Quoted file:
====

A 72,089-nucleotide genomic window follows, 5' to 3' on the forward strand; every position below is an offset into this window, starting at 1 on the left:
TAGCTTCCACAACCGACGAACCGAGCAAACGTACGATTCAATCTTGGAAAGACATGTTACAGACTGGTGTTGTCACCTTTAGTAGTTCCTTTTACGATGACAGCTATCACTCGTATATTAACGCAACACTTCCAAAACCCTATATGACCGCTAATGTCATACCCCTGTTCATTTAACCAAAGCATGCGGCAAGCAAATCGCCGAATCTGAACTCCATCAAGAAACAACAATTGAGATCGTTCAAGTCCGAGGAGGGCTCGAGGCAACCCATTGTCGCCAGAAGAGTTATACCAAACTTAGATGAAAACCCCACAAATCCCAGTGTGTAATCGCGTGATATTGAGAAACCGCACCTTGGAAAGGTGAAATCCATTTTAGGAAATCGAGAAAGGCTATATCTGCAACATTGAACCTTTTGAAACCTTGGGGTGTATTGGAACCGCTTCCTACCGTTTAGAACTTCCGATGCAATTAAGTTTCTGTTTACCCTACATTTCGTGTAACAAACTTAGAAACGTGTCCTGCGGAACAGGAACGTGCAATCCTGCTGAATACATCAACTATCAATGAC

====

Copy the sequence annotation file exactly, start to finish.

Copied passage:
A 72,089-nucleotide genomic window follows, 5' to 3' on the forward strand; every position below is an offset into this window, starting at 1 on the left:
TAGCTTCCACAACCGACGAACCGAGCAAACGTACGATTCAATCTTGGAAAGACATGTTACAGACTGGTGTTGTCACCTTTAGTAGTTCCTTTTACGATGACAGCTATCACTCGTATATTAACGCAACACTTCCAAAACCCTATATGACCGCTAATGTCATACCCCTGTTCATTTAACCAAAGCATGCGGCAAGCAAATCGCCGAATCTGAACTCCATCAAGAAACAACAATTGAGATCGTTCAAGTCCGAGGAGGGCTCGAGGCAACCCATTGTCGCCAGAAGAGTTATACCAAACTTAGATGAAAACCCCACAAATCCCAGTGTGTAATCGCGTGATATTGAGAAACCGCACCTTGGAAAGGTGAAATCCATTTTAGGAAATCGAGAAAGGCTATATCTGCAACATTGAACCTTTTGAAACCTTGGGGTGTATTGGAACCGCTTCCTACCGTTTAGAACTTCCGATGCAATTAAGTTTCTGTTTACCCTACATTTCGTGTAACAAACTTAGAAACGTGTCCTGCGGAACAGGAACGTGCAATCCTGCTGAATACATCAACTATCAATGAC